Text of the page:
tale; We follow'd them, we wor'nt afraid, we’ad all been drinking
“As they stood hallooing back to back, we, lightly as a feather, Went sliding round, and in a crack had pinn’d their coats to
gether. 'Twas near upon't as light as noon; “A largess," on the hill,
They shouted to the full round moon, I think I hear 'em still!
“But when they found the trick, my stars ! they well knew whom
to blame, Our giggles turn’d to ha, ha, ha's, and arter us they came, Grace by the tumbril made a squat, then ran as Sam came by,
They said she could not run for fat; I know she did not try. “Sue round the neat-housef squalling ran, where Simon scarcely
dare; He stopp'd—for he's a fearful man—By gom, there's suffeng
there! And off set John, with all his might, to chase me down the yard,
Till I was nearly gran’d|| outright; he hugg'd so woundly hard.
* The leader of the reapers. + A collection of money to be spent.
# Cow-house. $ Something. Strangled.
“Still they kept up the race and laugh, and round the house we
flew; But hark ye! the best fun by half was Simon arter Sue. She cared not, dark nor light, not she, so, near the dairy door,
She pass'd a clean white log, you see, they'd kilt the day before.
- “High on the spirket* there it hung,—Now, Susie, what can Round the cold pig his arms he flung, and cried, “Ah! bere I
have ye.' The farmers heard what Simon said, and what a noise! good lack ! Some almost laugh’d themselves to dead, and others clapp'd his
“ We all at once began to tell what fun we had abroad; But Simon stood our jeers right well ;—he fell asleep and
snored. Then in his button-hole upright, did Farmer Crouder put
A slip of paper twisted tight, and held the candle to't.
“It smoked and smoked beneath his nose, the harmless blaze crept
higher; Till with a vengeance up he rose, 'Grace, Judie, Sue! fire, fire ! The clock struck one-some talk'd of parting, some said it was a
sin, · And hitch'd their chairs; but those for starting now let the
"Owd women, loitering for the nonce, f stood praising the fine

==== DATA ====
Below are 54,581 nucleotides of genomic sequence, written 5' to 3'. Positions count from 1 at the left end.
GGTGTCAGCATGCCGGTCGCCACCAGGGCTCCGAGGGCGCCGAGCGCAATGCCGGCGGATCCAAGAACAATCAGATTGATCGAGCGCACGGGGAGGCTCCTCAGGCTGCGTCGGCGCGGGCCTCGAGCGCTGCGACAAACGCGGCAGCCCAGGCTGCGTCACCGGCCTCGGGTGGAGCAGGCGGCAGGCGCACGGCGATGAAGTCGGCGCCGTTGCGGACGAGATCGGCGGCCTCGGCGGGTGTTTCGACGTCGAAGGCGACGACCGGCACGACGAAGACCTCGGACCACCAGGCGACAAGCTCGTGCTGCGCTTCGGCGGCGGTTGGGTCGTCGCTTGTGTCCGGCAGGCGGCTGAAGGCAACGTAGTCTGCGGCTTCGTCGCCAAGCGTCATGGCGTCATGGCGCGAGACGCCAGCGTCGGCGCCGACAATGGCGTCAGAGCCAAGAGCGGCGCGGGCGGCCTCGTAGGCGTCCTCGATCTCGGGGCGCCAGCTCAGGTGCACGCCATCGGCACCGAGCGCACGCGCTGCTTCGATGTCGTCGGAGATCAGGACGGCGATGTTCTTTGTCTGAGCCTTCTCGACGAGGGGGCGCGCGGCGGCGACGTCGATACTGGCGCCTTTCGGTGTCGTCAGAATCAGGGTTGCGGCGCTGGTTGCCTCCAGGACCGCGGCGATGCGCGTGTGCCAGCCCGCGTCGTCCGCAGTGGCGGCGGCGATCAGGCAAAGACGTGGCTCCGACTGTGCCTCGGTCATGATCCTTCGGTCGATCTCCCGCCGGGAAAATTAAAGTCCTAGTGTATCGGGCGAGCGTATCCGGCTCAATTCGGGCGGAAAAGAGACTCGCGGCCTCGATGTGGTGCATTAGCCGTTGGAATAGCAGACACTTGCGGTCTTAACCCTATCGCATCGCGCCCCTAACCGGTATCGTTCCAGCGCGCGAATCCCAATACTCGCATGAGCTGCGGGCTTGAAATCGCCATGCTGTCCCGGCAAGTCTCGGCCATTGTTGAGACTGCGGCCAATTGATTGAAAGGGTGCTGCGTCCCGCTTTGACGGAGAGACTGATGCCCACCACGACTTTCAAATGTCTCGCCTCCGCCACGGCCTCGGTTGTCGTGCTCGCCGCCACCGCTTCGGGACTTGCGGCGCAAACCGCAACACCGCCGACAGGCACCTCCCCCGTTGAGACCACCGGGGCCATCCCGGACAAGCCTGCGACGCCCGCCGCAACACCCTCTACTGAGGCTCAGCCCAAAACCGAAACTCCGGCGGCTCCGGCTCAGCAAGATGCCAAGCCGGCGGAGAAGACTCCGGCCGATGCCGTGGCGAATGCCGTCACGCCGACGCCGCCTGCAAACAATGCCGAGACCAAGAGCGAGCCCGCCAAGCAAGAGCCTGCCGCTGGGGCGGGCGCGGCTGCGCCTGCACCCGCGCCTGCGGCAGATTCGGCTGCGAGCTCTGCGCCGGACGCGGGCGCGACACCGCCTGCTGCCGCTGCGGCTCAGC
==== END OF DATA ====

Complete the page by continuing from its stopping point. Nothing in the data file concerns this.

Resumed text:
weather! The men-folks took the hint at once to kiss them all together; And out ran every soul beside, a shanny pated † crew; Owd folks could neither run nor hide-some ketch'd one, some
“They skrigglds and began to scold, but laughing got the master; Some quack’líng|| cried, “Let go your hold; the farmers held
the faster. All innocent that I'll be sworn, there wor’nt a bit of sorrow, And women, if their gowns are torn, can mend them on the
* An iron-hook. | Giddy, thoughtless.
+ For the purpose. To struggle quick. [ Choking.
“Our shadows helter-skelter danced about the moonlight ground; The wondering sheep, as on we pranced, got up and gazed
around, And well they might-till Farmer Cheerum, now with a hearty glee,
Bade all good morn as he came near 'em, and then to bed went
“Then off we stroll’d this way and that, with merry voices ringing;
And echo 'answer'd us right pat, as home we rambled singing. For when we laugh’d, it laugh'd again, and to our own doors
follow'd; “Yo, ho !' we cried; 'Yo, ho!' so plain the misty meadow
“That's all my tale, and all the fun; come turn your wheels about ;
My worsted, see !-that's nicely done, just held my story out." Poor Judie!—Thus Time knits or spins the worsted from Life's
ball, 'Death stopp'd thy tales, and stopp'd thy pins, -and so he'll serve us all.
THE INCHCAPE ROCK.
Without either sign or sound of their shock,
The good old Abbot of Aberbrothok